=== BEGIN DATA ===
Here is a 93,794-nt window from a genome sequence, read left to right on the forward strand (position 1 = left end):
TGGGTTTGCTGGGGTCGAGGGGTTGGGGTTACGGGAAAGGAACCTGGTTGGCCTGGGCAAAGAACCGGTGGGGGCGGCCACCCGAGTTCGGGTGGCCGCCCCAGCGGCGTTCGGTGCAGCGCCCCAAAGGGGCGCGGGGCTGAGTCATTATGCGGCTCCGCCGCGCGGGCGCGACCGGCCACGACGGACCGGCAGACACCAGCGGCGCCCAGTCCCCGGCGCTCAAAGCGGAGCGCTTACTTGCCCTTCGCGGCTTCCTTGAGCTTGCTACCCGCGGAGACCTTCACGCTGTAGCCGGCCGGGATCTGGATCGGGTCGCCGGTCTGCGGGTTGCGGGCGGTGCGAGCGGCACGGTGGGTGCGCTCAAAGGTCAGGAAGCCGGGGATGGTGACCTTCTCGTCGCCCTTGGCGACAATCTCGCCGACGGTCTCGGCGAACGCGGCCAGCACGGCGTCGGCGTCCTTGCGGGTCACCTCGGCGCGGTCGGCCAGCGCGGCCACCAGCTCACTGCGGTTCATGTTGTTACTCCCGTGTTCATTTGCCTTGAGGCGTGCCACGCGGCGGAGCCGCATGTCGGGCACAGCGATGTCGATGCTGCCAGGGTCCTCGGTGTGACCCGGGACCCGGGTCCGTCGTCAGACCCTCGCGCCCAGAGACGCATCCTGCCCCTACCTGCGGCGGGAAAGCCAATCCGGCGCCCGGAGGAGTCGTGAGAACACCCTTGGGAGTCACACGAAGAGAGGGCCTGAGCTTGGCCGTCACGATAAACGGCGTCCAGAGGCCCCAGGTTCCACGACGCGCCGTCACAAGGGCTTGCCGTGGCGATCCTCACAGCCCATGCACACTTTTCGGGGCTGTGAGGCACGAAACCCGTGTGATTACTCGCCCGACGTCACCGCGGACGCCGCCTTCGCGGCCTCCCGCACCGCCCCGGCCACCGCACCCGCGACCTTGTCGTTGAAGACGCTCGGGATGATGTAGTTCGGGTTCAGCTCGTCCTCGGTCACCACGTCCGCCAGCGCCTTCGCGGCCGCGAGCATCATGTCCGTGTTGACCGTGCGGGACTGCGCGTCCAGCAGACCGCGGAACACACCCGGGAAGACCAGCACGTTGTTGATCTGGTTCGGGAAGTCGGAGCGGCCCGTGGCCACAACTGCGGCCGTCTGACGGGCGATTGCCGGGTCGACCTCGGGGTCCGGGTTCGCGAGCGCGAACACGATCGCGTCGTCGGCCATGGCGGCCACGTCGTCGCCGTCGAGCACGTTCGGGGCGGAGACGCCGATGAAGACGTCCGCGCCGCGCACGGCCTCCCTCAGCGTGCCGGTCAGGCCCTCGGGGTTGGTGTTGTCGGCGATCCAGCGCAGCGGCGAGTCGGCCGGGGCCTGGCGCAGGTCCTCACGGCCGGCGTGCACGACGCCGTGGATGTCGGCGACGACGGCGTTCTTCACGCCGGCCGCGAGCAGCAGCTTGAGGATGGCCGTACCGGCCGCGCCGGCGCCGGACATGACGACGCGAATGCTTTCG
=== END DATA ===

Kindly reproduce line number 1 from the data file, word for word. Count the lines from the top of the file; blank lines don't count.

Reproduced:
Here is a 93,794-nt window from a genome sequence, read left to right on the forward strand (position 1 = left end):